We are all tool-makers. If you are an educator, your lessons are tools. You make them to be used by students. Students use your lessons to build mental models piece-by-piece, and learn processes step-by-step. If you are a researcher, you design experiments as tools to be used by participants. As a scientist, your analyses are tools used by other researchers to replicate and extend what you did. And finally, if you use software for making any of these tools, you are also using a tool that was crafted by someone else. Is it kind? What makes a tool kind? In this talk, I’ll share ideas and insights I’ve gained while working to make tools for everyday data science communication kinder for users. I’ll discuss some case studies from my work on free and open-source software at RStudio over the past 2.5 years.
Please join the event.
About Alison Hill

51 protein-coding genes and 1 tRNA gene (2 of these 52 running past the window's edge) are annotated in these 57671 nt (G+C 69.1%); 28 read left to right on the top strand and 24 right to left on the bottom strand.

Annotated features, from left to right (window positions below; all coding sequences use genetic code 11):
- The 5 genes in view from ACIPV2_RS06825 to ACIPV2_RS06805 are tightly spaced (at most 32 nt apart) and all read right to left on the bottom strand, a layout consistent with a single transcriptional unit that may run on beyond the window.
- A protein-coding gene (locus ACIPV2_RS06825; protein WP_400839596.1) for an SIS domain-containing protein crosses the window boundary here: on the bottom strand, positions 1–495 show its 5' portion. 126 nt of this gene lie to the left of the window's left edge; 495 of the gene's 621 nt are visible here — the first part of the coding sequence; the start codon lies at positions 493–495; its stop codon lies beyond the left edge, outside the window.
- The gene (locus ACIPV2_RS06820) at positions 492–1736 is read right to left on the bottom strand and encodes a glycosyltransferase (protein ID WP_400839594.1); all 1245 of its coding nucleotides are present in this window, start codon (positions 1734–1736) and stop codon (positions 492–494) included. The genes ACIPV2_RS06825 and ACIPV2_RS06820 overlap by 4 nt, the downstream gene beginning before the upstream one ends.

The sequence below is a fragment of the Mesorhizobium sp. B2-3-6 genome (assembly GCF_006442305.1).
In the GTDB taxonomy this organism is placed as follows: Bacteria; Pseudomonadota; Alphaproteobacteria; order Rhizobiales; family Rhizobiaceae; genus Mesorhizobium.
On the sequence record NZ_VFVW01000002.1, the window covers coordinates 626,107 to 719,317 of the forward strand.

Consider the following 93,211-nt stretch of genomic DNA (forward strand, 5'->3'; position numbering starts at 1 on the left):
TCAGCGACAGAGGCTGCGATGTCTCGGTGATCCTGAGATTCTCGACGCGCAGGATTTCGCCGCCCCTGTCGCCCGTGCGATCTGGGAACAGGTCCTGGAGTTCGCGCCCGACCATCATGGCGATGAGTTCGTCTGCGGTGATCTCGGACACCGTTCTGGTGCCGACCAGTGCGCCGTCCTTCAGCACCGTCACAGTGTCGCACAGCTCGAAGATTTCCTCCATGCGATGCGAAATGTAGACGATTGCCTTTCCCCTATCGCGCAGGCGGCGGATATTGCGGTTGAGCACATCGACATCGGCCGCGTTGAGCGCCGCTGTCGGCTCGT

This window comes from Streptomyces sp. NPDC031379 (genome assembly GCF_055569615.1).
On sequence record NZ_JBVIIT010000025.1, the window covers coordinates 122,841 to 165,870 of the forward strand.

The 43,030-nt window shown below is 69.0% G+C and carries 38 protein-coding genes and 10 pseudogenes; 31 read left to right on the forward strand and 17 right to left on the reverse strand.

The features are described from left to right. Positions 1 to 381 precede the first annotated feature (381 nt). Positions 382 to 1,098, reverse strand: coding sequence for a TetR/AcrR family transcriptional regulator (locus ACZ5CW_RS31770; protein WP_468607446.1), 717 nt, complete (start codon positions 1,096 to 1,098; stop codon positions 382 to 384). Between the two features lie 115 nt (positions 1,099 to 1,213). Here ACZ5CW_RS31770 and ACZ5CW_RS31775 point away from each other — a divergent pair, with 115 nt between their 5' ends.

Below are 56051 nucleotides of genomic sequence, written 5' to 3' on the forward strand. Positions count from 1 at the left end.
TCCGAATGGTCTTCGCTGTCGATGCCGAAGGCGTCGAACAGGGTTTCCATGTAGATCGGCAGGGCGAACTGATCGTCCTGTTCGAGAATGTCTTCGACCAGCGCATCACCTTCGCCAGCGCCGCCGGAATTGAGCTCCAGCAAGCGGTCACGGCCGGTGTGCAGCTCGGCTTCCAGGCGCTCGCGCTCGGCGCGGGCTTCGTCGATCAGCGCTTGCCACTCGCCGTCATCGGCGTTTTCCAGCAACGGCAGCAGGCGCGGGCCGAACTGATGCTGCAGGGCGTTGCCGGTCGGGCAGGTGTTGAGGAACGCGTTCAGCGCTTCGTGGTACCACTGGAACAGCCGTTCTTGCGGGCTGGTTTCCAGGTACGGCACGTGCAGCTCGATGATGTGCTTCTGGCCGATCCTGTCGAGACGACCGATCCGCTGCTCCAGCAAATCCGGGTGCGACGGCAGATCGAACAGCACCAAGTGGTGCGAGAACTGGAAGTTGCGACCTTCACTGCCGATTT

Alison Hill is a data scientist, behavioral scientist, and an award-winning educator. Currently, Dr. Hill works to make data science communication easier and more delightful using RStudio’s open-source toolchain. Previously, Alison was an Associate Professor of Pediatrics at Oregon Health & Science University. Her research focused on health-related applications of Natural Language Processing-based methods, and was funded by the National Institutes of Health, the Oregon Clinical and Translational Research Institute, and Autism Speaks. She has written numerous scientific publications on autism and neurodevelopmental disorders and have presented research at over 25 international conferences. Alison has also taught statistics and data science for over 10 years; most recently, she has led advanced workshops on data science communication and machine learning at rstudio::conf, R / Medicine, and R in Pharma. She is also an international keynote speaker, co-developer of the palmerpenguins, distill, and blogdown R packages, and co-author of the book blogdown: Creating Websites with R Markdown.